A Fine Balance

Rohinton Mistry, Author
Rohinton Mistry, Author Knopf Publishing Group $26 (0p) ISBN 978-0-679-44608-8
Reviewed on: 04/01/1996
Release date: 04/01/1996
Paperback - 624 pages - 978-0-679-77645-1
Peanut Press/Palm Reader - 978-0-7953-2837-4
Paperback - 614 pages - 978-0-571-23058-7
Hardcover - 768 pages - 978-0-7710-6052-6
Paperback - 736 pages - 978-0-7710-6054-0
Hardcover - 768 pages - 978-0-571-17667-0
Paperback - 624 pages
Hardcover - 624 pages - 978-0-375-41481-7
Analog Audio Cassette - 978-0-553-75614-2
Hardcover - 951 pages - 978-0-7862-4196-5
Mass Market Paperbound - 832 pages - 978-0-7710-3480-0
Paperback - 978-2-253-15086-2
Paperback - 950 pages - 978-0-7862-4197-2
Prebound-Other - 978-0-606-25294-2
Open Ebook - 978-1-55199-138-2
Open Ebook - 1 pages - 978-1-299-01139-7
Paperback - 978-3-596-14583-6
Acrobat Ebook Reader - 978-0-7953-3080-3
Paperback - 112 pages - 978-0-7136-8823-8
Show other formats
FORMATS
The setting of Mistry's quietly magnificent second novel (after the acclaimed Such a Long Journey) is India in 1975-76, when Prime Minister Indira Gandhi, defying a court order calling for her resignation, declares a state of emergency and imprisons the parliamentary opposition as well as thousands of students, teachers, trade unionists and journalists. These events, along with the government's forced sterilization campaign, serve as backdrop for an intricate tale of four ordinary people struggling to survive. Naive college student Maneck Kohlah, whose parents' general store is failing, rents a room in the house of Dina Dalal, a 40-ish widowed seamstress. Dina acquires two additional boarders: hapless but enterprising itinerant tailor Ishvar Darji and his nephew Omprakash, whose father, a village untouchable, was murdered as punishment for crossing caste boundaries. With great empathy and wit, the Bombay-born, Toronto-based Mistry evokes the daily heroism of India's working poor, who must cope with corruption, social anarchy and bureaucratic absurdities. Though the sprawling, chatty narrative risks becoming as unwieldy as the lives it so vibrantly depicts, Mistry combines an openness to India's infinite sensory detail with a Dickensian rendering of the effects of poverty, caste, envy, superstition,corruption and bigotry. His vast, wonderfully precise canvas poses, but cannot answer, the riddle of how to transform a corrupt, ailing society into a healthy one. (Apr.)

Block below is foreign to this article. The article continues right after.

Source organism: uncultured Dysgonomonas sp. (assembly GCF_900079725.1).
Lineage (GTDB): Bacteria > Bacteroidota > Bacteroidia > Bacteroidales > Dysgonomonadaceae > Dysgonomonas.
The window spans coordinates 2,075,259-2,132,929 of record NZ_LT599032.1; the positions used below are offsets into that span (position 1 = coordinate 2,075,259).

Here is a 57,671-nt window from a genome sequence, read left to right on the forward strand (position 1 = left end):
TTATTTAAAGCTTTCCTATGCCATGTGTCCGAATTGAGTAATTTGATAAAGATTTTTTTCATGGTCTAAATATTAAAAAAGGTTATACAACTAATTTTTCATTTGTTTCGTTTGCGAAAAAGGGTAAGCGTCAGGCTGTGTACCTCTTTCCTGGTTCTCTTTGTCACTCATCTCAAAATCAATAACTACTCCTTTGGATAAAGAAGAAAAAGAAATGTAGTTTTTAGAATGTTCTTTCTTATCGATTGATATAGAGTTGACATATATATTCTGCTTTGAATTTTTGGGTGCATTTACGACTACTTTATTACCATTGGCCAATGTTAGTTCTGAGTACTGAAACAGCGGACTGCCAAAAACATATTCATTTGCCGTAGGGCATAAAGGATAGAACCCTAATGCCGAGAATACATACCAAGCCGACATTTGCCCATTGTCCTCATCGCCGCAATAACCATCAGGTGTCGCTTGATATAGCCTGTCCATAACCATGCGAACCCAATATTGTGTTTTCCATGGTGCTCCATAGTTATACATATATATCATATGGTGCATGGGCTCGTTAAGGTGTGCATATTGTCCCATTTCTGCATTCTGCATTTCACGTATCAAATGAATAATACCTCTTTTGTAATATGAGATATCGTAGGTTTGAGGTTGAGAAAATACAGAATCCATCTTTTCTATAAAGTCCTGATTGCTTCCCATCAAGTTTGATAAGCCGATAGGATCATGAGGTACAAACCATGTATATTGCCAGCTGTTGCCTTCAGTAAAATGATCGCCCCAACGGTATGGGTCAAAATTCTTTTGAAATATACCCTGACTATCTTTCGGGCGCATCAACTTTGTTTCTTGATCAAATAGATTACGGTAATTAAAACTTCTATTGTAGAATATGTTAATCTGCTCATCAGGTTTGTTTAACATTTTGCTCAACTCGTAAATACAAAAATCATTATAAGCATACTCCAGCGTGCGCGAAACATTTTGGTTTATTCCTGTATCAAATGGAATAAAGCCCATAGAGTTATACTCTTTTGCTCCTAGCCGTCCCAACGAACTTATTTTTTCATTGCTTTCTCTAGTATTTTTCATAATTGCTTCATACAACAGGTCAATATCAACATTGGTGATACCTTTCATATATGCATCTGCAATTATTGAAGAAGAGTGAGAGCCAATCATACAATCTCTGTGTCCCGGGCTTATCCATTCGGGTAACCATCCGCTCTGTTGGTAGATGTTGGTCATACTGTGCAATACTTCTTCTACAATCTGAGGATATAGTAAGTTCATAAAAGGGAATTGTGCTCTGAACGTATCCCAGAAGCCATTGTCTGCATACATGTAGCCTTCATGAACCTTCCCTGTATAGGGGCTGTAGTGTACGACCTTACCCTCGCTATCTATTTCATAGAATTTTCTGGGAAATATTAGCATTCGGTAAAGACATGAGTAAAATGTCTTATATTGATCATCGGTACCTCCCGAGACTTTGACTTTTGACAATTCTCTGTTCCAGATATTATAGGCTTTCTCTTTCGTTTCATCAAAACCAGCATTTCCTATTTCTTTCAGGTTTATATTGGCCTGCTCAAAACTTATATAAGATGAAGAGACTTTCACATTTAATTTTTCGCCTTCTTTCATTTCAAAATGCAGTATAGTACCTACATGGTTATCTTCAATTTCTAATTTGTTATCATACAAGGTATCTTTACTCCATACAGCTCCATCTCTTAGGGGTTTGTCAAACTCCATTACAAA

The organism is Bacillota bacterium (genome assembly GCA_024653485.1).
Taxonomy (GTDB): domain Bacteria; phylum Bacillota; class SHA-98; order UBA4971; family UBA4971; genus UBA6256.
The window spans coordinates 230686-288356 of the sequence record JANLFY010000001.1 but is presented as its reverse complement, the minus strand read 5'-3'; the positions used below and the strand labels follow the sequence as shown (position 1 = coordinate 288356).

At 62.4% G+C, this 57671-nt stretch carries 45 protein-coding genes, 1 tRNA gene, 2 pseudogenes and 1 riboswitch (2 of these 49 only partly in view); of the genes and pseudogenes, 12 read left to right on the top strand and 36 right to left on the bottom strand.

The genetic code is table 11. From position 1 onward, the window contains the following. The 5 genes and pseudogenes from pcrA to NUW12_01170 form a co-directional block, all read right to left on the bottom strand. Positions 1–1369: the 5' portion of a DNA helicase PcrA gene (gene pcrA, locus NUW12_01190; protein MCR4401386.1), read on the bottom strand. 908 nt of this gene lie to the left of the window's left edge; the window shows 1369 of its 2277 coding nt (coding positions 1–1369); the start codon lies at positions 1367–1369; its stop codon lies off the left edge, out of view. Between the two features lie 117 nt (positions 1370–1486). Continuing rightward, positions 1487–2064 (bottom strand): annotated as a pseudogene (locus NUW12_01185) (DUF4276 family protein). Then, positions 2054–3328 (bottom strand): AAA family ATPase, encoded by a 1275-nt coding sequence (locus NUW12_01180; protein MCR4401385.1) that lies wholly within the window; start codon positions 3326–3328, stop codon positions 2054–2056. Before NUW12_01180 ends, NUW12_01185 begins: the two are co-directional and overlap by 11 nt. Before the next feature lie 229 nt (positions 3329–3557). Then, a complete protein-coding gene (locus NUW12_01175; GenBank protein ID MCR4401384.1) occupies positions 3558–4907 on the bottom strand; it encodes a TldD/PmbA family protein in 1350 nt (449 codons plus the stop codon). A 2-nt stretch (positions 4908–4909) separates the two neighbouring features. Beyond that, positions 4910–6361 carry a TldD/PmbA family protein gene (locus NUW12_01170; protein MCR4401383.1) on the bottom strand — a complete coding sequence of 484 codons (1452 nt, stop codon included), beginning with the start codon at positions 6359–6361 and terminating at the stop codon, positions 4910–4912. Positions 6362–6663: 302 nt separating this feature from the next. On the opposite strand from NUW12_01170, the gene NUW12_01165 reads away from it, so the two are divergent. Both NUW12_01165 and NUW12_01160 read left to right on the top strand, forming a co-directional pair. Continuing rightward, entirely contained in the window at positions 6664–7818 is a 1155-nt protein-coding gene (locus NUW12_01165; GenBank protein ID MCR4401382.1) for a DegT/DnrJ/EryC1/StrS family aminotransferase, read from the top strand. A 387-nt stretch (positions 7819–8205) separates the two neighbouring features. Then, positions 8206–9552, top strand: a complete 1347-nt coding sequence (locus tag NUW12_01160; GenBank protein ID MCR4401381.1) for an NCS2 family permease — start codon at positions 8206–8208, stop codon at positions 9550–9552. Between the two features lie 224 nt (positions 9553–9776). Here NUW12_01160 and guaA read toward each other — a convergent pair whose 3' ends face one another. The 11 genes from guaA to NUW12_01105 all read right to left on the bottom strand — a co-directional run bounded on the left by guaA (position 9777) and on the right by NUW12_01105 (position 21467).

The Best Books, Emailed Every Week
Tip Sheet!
MORE BOOKS YOU'D LIKE
X